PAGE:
My software engineering journey has involved building and working on numerous monolithic systems. I've tackled scalability problems head-on, leading to varying increments towards microservice architectures.
Recognizing that real-world opportunities to work extensively with microservices are rare and highly sought after, I decided to take the initiative. I am currently developing a comprehensive platform, architected entirely around containerized microservices and orchestrated with Kubernetes.
Why should you consider me for your team?
You need engineers who understand how to build loosely coupled modular services and deploy them independently. Not only that, microservice architectures are complex, and your teams benefit from those who put in the work to be familiar with the environment they're working in.
Teams who own the entire build-test-deploy-maintain lifecycle of their services are typically the most successful teams. To this end, it's important for teams to understand, for example, the interplay of services and challenges with data consistency. This is what I can contribute to.
Reaching the limits of vertical scaling almost feels like a right of passage to me. The natural progression from here is to distribute services and eliminate unnecessary work, whether through caching or reworking your data pipeline.
But the ultimate prize? Breaking your work into smaller, independently scalable pieces. This is what drives me towards microservices in the first place - I'm fanatical about scalability.
Let's be clear that monolithic systems aren't inherently bad. The use cases matter. This is where costs and benefits are weighed and critical decisions are made.
When the clear advantage is scalability, have I mentioned scalability is my passion? I can dig in and deductively profile an application to identify bottlenecks and decompose functionality. This approach can lead to immediate optimizations to reduce overhead, as well as discussions to strategically extract the functionality into microservices.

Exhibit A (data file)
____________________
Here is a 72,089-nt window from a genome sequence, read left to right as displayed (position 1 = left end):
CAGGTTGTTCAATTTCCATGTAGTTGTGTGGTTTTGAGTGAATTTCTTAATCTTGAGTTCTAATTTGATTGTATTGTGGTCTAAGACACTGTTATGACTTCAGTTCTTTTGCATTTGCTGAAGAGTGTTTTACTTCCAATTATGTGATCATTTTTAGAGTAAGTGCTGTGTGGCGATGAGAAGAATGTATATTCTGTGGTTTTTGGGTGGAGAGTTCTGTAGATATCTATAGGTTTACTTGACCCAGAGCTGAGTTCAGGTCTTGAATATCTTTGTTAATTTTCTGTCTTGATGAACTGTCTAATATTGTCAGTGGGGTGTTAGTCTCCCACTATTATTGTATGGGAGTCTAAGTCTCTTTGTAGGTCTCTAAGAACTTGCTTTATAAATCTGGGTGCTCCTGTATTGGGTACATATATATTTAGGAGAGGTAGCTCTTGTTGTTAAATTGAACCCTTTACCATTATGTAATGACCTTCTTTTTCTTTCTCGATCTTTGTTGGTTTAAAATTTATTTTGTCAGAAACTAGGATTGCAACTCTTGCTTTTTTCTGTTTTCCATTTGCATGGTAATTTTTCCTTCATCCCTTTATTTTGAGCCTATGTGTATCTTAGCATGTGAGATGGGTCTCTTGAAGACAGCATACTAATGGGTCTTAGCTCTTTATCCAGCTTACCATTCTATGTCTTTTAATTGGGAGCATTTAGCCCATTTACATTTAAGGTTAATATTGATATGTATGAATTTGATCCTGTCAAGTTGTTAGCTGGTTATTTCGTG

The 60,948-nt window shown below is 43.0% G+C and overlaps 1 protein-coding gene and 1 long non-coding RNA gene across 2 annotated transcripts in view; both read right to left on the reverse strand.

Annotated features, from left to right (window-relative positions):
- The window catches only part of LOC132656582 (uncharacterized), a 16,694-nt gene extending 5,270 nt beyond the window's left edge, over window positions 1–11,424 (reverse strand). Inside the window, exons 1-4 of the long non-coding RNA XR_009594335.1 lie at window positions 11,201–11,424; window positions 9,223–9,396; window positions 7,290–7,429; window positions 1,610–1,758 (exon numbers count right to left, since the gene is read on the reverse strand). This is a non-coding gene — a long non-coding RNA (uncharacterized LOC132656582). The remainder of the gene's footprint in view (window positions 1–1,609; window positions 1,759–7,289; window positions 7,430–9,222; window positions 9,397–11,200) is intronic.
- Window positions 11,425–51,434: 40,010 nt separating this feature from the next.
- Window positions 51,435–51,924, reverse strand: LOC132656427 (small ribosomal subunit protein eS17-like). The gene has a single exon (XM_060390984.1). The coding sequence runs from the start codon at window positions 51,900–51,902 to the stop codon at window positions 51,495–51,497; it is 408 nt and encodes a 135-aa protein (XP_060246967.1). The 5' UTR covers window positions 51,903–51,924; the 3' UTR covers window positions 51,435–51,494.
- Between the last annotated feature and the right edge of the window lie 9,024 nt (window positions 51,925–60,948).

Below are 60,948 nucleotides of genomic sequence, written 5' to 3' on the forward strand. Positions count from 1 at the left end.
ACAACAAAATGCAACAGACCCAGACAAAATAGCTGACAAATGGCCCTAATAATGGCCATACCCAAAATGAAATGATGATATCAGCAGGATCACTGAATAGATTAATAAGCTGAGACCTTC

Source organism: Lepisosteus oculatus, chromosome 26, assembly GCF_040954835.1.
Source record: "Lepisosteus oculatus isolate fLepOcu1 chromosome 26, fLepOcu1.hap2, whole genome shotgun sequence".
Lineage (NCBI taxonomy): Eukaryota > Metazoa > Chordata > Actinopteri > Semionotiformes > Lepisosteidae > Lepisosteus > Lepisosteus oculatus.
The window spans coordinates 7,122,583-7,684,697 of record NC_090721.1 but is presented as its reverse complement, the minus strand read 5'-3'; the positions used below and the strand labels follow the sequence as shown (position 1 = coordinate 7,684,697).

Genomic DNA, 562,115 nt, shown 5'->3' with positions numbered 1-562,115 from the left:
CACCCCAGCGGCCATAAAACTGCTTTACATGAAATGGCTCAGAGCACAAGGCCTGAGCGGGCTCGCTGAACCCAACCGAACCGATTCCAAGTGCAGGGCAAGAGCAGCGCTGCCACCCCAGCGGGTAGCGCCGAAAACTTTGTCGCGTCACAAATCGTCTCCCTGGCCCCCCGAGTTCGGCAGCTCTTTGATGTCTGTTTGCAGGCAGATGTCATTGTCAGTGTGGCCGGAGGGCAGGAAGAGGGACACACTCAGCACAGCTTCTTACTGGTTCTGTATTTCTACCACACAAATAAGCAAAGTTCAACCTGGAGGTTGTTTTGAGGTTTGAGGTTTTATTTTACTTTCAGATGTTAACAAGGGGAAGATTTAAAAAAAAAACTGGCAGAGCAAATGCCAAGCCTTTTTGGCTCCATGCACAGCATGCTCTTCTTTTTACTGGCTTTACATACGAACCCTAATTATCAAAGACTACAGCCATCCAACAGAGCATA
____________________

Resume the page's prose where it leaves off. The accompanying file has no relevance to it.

Journee is a travel journal platform that aims to make tracking and reflecting on your journeys easy and fun. As the sole developer of this project, I have designed a comprehensive and adaptable platform underpinned by a microservice architecture.
More than just a tool for travelers, Journee stands as a concrete demonstration of my skills in architecting and managing complex platforms, especially in the realm of microservices – an area where I've had limited real-world opportunities to delve into extensively.
This project serves as a testament to my capability to navigate and implement sophisticated solutions, and show my dedication to continual learning and improvement.
These are the technologies in use, or planned:
Containerization and Orchestration: Kubernetes, Docker, and Helm
API Gateway: Emissary-ingress
Backend: Java with Spring Boot, Node.js with Express, PostgreSQL, and MongoDB
Frontend: Vue.js and Tailwind CSS
Development: Git, Maven, JUnit, Yarn, and Jest
The functional target for a minimum viable product consists of:
As an experienced full stack software engineer, my career has been driven by a focus on entrepreneurial pursuits, which has transformed into a passion for solving problems.
My story is a story of overcoming limitations.
When I was 13 I took it upon myself to learn to make money. I come from a poor family, we lived in a wealthy nation yet fell through the cracks of its support system.
At the time I didn’t recognize how fortunate I was to have access to a computer and the internet. It was the world as I knew it. People were making money online, and I was determined to take part.
I started exploring web development by comparing and trying out various graphical editors. They all had major drawbacks, and I realized that I would be very limited by them.